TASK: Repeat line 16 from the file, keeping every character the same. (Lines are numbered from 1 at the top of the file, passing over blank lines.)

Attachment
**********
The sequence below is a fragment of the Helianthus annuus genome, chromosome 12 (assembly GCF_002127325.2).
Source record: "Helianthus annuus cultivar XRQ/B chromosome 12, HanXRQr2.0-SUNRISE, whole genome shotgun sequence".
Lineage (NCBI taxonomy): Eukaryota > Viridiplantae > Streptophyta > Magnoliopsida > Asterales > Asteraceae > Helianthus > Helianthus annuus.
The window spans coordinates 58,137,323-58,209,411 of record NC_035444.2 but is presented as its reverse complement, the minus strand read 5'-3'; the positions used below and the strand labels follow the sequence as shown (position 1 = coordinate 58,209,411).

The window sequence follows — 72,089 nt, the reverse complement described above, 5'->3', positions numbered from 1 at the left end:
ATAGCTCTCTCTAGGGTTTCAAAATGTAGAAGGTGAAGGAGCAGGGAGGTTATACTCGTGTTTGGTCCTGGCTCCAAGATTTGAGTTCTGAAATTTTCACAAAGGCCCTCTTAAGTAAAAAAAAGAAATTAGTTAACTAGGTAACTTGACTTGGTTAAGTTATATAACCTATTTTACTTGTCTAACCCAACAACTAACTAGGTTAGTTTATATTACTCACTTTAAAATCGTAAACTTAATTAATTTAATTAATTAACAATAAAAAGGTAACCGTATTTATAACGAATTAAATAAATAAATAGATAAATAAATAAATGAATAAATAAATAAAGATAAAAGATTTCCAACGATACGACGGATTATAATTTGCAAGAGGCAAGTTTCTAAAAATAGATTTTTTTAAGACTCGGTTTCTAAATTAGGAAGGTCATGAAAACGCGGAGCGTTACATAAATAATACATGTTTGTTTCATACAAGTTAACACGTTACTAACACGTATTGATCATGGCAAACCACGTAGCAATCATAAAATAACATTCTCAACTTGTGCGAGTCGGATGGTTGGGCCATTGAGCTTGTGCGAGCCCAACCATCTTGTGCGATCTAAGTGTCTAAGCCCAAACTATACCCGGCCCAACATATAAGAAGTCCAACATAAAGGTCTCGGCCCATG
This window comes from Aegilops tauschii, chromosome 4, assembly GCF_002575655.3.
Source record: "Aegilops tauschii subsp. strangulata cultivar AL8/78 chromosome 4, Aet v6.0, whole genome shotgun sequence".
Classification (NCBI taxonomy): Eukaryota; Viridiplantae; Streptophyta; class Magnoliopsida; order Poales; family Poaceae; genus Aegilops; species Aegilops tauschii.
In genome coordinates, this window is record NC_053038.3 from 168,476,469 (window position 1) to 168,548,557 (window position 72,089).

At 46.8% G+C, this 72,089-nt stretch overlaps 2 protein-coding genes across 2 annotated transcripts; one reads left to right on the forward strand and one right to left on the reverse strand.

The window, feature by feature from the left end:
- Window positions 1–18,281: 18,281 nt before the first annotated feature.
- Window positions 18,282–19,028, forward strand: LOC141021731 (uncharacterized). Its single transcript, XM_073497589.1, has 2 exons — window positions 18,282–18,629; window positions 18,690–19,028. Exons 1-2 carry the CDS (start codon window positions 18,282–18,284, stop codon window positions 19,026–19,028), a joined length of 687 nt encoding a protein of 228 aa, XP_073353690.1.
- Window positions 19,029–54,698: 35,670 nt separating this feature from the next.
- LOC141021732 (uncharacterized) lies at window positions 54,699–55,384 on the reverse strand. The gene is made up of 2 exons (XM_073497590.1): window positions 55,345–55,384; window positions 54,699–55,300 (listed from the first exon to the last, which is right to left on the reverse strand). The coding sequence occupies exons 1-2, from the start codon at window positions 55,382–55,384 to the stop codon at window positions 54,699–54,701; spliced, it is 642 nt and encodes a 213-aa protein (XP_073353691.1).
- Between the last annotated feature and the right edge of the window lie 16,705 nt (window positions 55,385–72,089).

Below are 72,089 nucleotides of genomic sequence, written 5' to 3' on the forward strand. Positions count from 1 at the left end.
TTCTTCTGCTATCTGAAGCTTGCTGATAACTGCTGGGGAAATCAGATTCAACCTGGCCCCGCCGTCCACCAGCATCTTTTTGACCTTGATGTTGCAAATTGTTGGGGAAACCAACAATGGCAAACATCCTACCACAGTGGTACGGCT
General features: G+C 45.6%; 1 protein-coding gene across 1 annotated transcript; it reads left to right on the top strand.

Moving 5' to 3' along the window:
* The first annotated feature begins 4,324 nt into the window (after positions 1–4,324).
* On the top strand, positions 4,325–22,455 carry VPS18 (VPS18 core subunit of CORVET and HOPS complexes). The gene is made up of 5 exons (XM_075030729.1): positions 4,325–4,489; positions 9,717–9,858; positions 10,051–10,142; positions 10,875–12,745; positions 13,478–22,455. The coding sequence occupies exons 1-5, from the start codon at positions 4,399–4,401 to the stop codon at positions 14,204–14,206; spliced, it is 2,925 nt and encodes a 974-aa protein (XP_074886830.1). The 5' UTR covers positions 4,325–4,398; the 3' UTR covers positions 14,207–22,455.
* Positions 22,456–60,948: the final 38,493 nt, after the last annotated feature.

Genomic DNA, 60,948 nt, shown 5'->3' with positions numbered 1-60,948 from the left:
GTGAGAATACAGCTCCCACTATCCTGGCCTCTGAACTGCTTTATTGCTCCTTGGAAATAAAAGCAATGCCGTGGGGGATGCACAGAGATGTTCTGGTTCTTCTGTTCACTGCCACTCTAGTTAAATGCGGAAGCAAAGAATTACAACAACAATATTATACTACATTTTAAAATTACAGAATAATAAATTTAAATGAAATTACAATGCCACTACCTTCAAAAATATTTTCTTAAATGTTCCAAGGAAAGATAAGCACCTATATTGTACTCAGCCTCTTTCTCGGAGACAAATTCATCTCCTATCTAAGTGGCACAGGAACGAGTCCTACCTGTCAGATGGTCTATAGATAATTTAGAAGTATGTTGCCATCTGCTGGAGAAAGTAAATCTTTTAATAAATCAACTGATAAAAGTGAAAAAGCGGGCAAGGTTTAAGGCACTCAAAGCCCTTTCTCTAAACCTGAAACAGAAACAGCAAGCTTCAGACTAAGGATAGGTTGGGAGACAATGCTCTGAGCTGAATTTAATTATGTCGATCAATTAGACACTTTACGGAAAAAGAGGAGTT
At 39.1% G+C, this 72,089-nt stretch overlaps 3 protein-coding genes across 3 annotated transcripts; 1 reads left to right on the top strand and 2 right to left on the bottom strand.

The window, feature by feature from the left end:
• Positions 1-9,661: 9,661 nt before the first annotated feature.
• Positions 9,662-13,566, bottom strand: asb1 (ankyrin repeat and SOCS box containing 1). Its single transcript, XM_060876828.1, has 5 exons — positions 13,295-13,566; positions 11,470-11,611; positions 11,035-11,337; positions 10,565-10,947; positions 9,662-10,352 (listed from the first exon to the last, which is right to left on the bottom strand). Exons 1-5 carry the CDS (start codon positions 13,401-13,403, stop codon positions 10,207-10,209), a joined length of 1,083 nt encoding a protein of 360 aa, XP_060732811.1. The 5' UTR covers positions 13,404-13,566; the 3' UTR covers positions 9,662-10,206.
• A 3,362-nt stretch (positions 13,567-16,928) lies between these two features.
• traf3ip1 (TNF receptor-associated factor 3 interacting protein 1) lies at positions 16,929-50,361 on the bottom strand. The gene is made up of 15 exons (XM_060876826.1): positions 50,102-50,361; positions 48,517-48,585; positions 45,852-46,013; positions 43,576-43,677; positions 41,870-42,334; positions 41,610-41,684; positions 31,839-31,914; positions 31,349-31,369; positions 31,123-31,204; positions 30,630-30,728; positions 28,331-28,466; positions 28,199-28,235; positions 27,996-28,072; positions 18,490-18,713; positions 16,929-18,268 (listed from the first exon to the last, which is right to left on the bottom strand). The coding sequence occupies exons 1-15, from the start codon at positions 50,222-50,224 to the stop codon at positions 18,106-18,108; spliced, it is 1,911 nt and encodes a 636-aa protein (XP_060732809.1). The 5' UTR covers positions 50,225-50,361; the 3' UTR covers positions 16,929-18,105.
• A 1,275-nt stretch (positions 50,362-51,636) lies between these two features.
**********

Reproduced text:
- LOC141021732 (uncharacterized) lies at window positions 54,699–55,384 on the reverse strand. The gene is made up of 2 exons (XM_073497590.1): window positions 55,345–55,384; window positions 54,699–55,300 (listed from the first exon to the last, which is right to left on the reverse strand). The coding sequence occupies exons 1-2, from the start codon at window positions 55,382–55,384 to the stop codon at window positions 54,699–54,701; spliced, it is 642 nt and encodes a 213-aa protein (XP_073353691.1).